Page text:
Chesley denies the allegations, but the fact remains that the Boone Circuit judge, Joseph Bamberger, of Kentucky fen-phen scandal fame, made an unprecedented ruling certifying a class action over priest abuse that forced the diocese into a $84.5 million settlement given that the church could not hope to defend itself against anonymous unnamed class members.
Bonar, who was briefly co-counsel for the class in the priest-abuse case, testified that Chesley’s partner Robert Steinberg told her in August 2003 that the Chesley firm had to turn down an early $3 million settlement offer from the diocese because it already had paid $400,000 in expenses to Modlin as a fee “to get the class certified.”
The diocese had sought Bamberger’s recusal. Modlin was also hired as a $2 million “trial consultant” in the fen-phen case, and went on to buy a house in Florida with Judge Bamberger. Chesley denies paying Modlin $400,000, and Bonar has her own motivation to fib, as she’s suing for a share of the Chesley fees from the class action, and claims she left the case only because of her fear of being involved in a fraud on the court. Bonar has already earned $2 million in fees out of the $4.7 million she settled for in individual cases outside the class action. Somewhere in here, a crime has been committed, whether it be bribery or perjury, but there’s work for a grand jury to be done. (Andrew Wolfson, “Lawyers clash in dispute over fees”, Louisville Courier-Journal, May 10; see also Jeanne Houck, “Claims tangle diocese lawsuit”, Kentucky Post, Nov. 26, 2003).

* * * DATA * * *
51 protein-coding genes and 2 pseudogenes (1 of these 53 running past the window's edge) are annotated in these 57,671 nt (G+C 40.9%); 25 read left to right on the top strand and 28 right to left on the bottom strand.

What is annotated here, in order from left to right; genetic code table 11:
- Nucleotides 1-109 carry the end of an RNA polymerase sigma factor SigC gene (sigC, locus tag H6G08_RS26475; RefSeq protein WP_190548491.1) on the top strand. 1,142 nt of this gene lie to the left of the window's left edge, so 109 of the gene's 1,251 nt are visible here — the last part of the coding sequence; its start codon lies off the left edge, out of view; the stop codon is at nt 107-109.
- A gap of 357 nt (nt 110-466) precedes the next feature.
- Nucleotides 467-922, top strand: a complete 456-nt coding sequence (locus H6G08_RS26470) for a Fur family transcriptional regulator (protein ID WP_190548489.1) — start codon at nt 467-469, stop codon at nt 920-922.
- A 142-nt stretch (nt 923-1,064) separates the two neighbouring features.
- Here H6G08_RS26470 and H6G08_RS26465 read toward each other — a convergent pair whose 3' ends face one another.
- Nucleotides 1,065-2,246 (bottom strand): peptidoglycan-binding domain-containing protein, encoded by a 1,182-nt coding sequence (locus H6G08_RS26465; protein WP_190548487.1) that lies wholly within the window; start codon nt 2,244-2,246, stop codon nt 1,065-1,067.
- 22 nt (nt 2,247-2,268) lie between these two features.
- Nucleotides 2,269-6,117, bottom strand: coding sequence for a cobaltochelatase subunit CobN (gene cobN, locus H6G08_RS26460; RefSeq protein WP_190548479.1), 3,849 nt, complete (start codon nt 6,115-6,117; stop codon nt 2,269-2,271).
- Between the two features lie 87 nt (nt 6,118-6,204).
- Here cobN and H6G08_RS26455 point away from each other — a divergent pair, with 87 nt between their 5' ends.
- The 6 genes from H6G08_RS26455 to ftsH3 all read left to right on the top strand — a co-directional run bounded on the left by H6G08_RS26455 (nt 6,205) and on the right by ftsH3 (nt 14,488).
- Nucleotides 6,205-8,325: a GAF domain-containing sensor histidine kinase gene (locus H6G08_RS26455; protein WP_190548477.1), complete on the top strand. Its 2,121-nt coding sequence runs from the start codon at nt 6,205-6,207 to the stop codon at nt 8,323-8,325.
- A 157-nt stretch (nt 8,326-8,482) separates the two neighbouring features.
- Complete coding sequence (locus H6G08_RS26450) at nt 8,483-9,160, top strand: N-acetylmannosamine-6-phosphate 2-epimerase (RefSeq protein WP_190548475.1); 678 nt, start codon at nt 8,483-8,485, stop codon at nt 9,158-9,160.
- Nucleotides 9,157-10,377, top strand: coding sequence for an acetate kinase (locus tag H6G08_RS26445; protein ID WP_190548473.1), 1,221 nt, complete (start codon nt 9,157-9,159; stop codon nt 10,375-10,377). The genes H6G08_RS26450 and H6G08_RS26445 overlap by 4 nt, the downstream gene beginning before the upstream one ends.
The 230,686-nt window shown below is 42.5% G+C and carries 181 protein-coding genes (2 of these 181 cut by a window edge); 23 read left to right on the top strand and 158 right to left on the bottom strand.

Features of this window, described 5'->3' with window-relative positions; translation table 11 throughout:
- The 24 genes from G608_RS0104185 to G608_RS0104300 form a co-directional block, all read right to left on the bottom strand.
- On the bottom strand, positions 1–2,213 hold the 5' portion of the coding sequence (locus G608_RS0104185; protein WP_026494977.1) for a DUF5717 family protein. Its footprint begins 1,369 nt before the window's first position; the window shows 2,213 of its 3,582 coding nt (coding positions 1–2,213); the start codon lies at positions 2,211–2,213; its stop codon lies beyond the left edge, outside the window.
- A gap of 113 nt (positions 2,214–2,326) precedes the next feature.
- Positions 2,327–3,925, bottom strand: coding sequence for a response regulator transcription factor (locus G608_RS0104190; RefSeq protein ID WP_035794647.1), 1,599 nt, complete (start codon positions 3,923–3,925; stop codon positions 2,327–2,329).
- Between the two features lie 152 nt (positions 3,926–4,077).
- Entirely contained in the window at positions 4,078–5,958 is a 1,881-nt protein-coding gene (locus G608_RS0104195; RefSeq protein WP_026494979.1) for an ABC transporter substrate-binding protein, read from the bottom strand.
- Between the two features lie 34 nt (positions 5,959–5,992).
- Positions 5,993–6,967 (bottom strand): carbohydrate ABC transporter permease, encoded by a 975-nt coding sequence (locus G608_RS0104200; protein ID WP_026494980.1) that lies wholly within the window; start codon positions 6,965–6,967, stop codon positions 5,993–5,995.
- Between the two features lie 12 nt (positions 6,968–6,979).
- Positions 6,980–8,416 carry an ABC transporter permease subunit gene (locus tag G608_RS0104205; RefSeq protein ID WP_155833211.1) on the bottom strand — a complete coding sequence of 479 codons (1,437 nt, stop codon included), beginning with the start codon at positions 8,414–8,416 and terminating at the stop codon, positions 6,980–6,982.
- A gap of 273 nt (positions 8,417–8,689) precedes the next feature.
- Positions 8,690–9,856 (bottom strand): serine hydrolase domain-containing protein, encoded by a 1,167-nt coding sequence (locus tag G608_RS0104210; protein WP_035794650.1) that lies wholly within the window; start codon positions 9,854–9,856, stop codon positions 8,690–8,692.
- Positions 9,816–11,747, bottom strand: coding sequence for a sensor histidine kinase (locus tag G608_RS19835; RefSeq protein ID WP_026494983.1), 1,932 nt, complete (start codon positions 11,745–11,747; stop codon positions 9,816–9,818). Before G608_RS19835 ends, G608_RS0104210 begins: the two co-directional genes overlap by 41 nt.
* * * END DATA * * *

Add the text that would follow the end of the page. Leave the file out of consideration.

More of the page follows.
Update: the Kentucky Bar Association is investigating. (Paul A. Long, “Bar: Probe attorneys’ conduct”, Cincinnati Post, May 10.)
So wrote Boone Circuit Court Senior Judge William Wehr in a motion denying both Stan Chesley’s motion to dismiss a suit against him in the Kentucky fen-phen fee scandal. But, with plaintiffs’ summary judgment motion also denied, a jury will ultimately decide how much that “more” should be, and whether a fiduciary duty was broken. The same order denied a request by Melbourne Mills to reconsider the finding that a fiduciary duty was broken. Chesley’s attorneys state that he will pay back $7 million of his $20 million fee. (Jim Hannah, “Chesley made too much”, Cincinnati Enquirer, Apr. 5). Earlier: OL Mar. 26 and links therein. (Cross-posted at Point of Law.)
Hey, I just write the American.com column about the Kentucky fen-phen fraud, not the headlines. Earlier on Overlawyered: Mar. 26 and links therein. (Cross-posted at Point of Law.)